So yes we have more to smile about today than we did 2 years ago or last year, and life is really good now this is true, but the truth is also that here at 2 years on I feel like whilst time has passed and healing has slowly come, the emotions about the loss are ever present and its almost as if I am on a carousel going round and round in circles with emotions building the closer we get to the 14th, 15th and 16th of September.
At this time of year I am, and will be forever faced with the same tat reminders that fill the shops shelves in preparation for Halloween. The same date on the calendar that robbed our family of our very much wanted child, and I will ache and want to weep (and probably will) over the 2 year old, or 3, 4, 5 year old that isn’t here in my arms, running rings round me and blowing out the candles on her cake. You see, however good the rest of the year is to us and however many adventures we enjoy together, we are always going to come back round on this ride of life to this date and that reminder of what was lost. We will always face the challenge of not having conversations with our child about their upcoming birthday in a few days time, and we will forever be reminded of the photographs we didn’t take, the memories we didn’t make and every aspect of her life that we cannot be a part of. We will always see a gap where number 3 should be because whilst you can move on, we cannot, because every year we are reminded that our very real and perfect 4lb 50z baby, our 3rd child..well she died.
Nathan and I talk of Poppy daily, in our home and family her name is mentioned by us all regularly and she is very much included in our adventures and missed in everything we do. We as her parents look daily upon our other kids and are reminded of everything we missed and will miss in raising Poppy. We still say we feel robbed, we still remember the feelings of being told she had died, we talk about what she might be like, who she would be like and how surreal yet dreadfully painful her funeral was. But that is what it means that our 3rd child died…She has given us so much yet we have lost so much. We have felt God close in our lives yet at the same time felt utterly alone in our struggles and we know people want us to be happy, even positive in life, and we really are, but we wish more hadn’t forgotten to ask after just 2 years and we think if we cant be sad on her anniversaries or more reflective about her, then when can we be?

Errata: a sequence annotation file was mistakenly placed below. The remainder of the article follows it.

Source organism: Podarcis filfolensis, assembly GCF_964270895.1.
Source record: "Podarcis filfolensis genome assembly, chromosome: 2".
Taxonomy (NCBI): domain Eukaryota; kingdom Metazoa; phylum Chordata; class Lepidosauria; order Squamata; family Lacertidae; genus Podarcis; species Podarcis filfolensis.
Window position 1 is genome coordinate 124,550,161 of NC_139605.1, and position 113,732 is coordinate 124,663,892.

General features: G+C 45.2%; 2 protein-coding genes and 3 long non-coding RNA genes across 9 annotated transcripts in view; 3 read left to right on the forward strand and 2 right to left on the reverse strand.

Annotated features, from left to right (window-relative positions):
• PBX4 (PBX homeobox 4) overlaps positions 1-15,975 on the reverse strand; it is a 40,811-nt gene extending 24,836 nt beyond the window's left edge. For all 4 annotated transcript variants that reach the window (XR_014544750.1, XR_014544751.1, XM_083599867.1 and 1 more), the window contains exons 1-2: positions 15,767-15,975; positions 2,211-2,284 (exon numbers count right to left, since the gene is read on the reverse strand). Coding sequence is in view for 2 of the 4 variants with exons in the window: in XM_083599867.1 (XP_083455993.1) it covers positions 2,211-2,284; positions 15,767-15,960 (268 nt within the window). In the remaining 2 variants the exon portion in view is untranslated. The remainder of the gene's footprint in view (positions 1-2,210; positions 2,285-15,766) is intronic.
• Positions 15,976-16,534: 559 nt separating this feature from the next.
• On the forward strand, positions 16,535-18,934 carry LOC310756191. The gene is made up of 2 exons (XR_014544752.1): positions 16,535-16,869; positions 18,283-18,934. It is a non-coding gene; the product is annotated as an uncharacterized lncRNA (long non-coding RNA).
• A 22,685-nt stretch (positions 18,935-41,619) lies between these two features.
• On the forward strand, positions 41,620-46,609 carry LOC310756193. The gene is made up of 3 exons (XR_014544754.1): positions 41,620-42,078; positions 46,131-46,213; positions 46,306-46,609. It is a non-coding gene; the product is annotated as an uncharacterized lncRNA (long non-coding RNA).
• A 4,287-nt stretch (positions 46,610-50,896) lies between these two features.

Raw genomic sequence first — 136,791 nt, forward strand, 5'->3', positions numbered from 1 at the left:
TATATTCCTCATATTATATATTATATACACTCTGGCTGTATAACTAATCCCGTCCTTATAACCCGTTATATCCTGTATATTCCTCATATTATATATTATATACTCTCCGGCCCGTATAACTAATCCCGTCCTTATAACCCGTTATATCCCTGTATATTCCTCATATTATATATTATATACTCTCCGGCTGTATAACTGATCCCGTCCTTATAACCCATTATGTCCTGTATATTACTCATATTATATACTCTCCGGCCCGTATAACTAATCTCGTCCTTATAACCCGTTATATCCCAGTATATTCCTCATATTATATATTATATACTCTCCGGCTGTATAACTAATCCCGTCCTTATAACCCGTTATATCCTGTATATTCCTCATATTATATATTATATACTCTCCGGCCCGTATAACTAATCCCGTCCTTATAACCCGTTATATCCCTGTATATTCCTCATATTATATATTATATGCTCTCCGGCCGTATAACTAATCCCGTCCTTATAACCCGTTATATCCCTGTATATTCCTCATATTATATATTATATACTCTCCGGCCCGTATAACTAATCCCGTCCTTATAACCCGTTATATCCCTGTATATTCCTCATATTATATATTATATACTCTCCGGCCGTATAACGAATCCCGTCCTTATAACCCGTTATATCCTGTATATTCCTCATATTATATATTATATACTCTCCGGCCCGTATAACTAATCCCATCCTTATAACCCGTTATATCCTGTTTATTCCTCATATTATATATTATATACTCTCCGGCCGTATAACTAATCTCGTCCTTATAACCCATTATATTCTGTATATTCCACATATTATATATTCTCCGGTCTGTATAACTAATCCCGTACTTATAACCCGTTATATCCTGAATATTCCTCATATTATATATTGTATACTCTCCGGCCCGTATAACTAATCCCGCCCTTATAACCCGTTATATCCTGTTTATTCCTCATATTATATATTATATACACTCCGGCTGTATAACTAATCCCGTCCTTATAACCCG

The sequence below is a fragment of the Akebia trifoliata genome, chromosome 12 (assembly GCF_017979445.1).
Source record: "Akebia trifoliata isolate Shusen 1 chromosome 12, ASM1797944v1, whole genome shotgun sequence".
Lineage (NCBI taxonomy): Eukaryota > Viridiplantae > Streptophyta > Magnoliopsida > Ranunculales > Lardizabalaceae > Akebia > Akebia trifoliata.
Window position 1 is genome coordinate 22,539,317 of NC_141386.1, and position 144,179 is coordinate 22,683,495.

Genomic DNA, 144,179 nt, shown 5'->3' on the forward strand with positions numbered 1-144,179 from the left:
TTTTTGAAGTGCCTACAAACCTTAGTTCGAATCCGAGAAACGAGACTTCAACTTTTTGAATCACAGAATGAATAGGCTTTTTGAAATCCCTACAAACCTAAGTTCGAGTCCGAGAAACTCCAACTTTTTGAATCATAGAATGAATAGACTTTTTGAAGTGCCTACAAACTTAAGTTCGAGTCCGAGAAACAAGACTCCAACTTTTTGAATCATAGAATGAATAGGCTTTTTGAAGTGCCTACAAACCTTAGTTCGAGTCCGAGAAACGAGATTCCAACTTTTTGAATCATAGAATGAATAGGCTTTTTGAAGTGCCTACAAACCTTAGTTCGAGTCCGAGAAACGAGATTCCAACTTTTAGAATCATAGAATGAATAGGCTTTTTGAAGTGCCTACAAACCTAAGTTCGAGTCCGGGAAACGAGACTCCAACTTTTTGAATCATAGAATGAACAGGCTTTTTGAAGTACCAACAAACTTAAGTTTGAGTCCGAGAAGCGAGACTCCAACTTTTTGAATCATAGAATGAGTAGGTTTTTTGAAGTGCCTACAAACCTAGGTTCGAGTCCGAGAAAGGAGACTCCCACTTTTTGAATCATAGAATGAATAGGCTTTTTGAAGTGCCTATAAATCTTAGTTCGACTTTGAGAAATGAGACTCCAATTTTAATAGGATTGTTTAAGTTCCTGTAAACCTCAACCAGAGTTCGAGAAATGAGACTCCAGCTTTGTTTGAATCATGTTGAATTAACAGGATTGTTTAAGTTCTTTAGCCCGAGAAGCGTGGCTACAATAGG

So if you have made it this far in this post, then please know that when you have to bury one of your children it changes you forever…there is a pain that is always present and an ache that comes back so fresh each time of year that you are reminded of the day they died. The days come back to ones where you retreat to not wanting to do anything but hoping someone will remember and reach out, you feel sad that that happened and have a good cry about it all. Some years, like this actually feel a little harder than the last, but none of that is a reflection of the level of our faith, nor reflection of our healing and certainly no reflection of weakness. It is just real life after loosing a child and as long as we live this is our story…